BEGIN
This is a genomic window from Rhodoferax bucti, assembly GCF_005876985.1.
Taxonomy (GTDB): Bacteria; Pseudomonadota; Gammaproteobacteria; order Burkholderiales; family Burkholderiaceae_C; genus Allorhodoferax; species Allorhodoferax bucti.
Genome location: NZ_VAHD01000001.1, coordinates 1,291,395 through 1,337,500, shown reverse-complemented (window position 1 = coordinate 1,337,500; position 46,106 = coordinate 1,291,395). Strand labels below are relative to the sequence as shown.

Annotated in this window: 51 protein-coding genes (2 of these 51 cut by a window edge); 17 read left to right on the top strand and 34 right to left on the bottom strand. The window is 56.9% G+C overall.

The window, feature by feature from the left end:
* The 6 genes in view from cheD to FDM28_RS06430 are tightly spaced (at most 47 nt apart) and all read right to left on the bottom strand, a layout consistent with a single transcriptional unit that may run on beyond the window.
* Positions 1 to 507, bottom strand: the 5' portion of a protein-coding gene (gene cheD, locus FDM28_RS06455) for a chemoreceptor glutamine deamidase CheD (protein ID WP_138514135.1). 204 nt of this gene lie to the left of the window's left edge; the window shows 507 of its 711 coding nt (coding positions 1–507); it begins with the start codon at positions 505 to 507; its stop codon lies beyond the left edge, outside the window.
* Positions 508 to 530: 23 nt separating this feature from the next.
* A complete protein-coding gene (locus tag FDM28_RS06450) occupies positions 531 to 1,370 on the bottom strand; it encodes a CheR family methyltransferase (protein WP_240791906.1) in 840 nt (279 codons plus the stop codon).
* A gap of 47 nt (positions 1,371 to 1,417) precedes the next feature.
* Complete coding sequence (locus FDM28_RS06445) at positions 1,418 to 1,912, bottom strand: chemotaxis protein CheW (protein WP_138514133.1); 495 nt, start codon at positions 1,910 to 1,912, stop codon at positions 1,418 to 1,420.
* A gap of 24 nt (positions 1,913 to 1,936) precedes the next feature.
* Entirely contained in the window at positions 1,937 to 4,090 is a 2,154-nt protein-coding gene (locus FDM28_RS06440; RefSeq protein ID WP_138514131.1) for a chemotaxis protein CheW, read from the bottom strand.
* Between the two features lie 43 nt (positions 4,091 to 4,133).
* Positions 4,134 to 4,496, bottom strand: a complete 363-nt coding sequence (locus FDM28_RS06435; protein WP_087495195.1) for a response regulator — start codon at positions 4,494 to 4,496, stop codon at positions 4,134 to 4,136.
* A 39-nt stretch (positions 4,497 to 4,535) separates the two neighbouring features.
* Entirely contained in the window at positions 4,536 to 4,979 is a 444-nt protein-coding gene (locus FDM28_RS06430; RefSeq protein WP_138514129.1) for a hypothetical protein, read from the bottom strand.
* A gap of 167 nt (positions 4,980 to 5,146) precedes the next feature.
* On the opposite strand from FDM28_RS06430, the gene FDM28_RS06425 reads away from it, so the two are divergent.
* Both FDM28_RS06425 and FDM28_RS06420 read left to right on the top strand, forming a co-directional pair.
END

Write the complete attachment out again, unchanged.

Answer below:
This is a genomic window from Rhodoferax bucti, assembly GCF_005876985.1.
Taxonomy (GTDB): Bacteria; Pseudomonadota; Gammaproteobacteria; order Burkholderiales; family Burkholderiaceae_C; genus Allorhodoferax; species Allorhodoferax bucti.
Genome location: NZ_VAHD01000001.1, coordinates 1,291,395 through 1,337,500, shown reverse-complemented (window position 1 = coordinate 1,337,500; position 46,106 = coordinate 1,291,395). Strand labels below are relative to the sequence as shown.

Annotated in this window: 51 protein-coding genes (2 of these 51 cut by a window edge); 17 read left to right on the top strand and 34 right to left on the bottom strand. The window is 56.9% G+C overall.

The window, feature by feature from the left end:
* The 6 genes in view from cheD to FDM28_RS06430 are tightly spaced (at most 47 nt apart) and all read right to left on the bottom strand, a layout consistent with a single transcriptional unit that may run on beyond the window.
* Positions 1 to 507, bottom strand: the 5' portion of a protein-coding gene (gene cheD, locus FDM28_RS06455) for a chemoreceptor glutamine deamidase CheD (protein ID WP_138514135.1). 204 nt of this gene lie to the left of the window's left edge; the window shows 507 of its 711 coding nt (coding positions 1–507); it begins with the start codon at positions 505 to 507; its stop codon lies beyond the left edge, outside the window.
* Positions 508 to 530: 23 nt separating this feature from the next.
* A complete protein-coding gene (locus tag FDM28_RS06450) occupies positions 531 to 1,370 on the bottom strand; it encodes a CheR family methyltransferase (protein WP_240791906.1) in 840 nt (279 codons plus the stop codon).
* A gap of 47 nt (positions 1,371 to 1,417) precedes the next feature.
* Complete coding sequence (locus FDM28_RS06445) at positions 1,418 to 1,912, bottom strand: chemotaxis protein CheW (protein WP_138514133.1); 495 nt, start codon at positions 1,910 to 1,912, stop codon at positions 1,418 to 1,420.
* A gap of 24 nt (positions 1,913 to 1,936) precedes the next feature.
* Entirely contained in the window at positions 1,937 to 4,090 is a 2,154-nt protein-coding gene (locus FDM28_RS06440; RefSeq protein ID WP_138514131.1) for a chemotaxis protein CheW, read from the bottom strand.
* Between the two features lie 43 nt (positions 4,091 to 4,133).
* Positions 4,134 to 4,496, bottom strand: a complete 363-nt coding sequence (locus FDM28_RS06435; protein WP_087495195.1) for a response regulator — start codon at positions 4,494 to 4,496, stop codon at positions 4,134 to 4,136.
* A 39-nt stretch (positions 4,497 to 4,535) separates the two neighbouring features.
* Entirely contained in the window at positions 4,536 to 4,979 is a 444-nt protein-coding gene (locus FDM28_RS06430; RefSeq protein WP_138514129.1) for a hypothetical protein, read from the bottom strand.
* A gap of 167 nt (positions 4,980 to 5,146) precedes the next feature.
* On the opposite strand from FDM28_RS06430, the gene FDM28_RS06425 reads away from it, so the two are divergent.
* Both FDM28_RS06425 and FDM28_RS06420 read left to right on the top strand, forming a co-directional pair.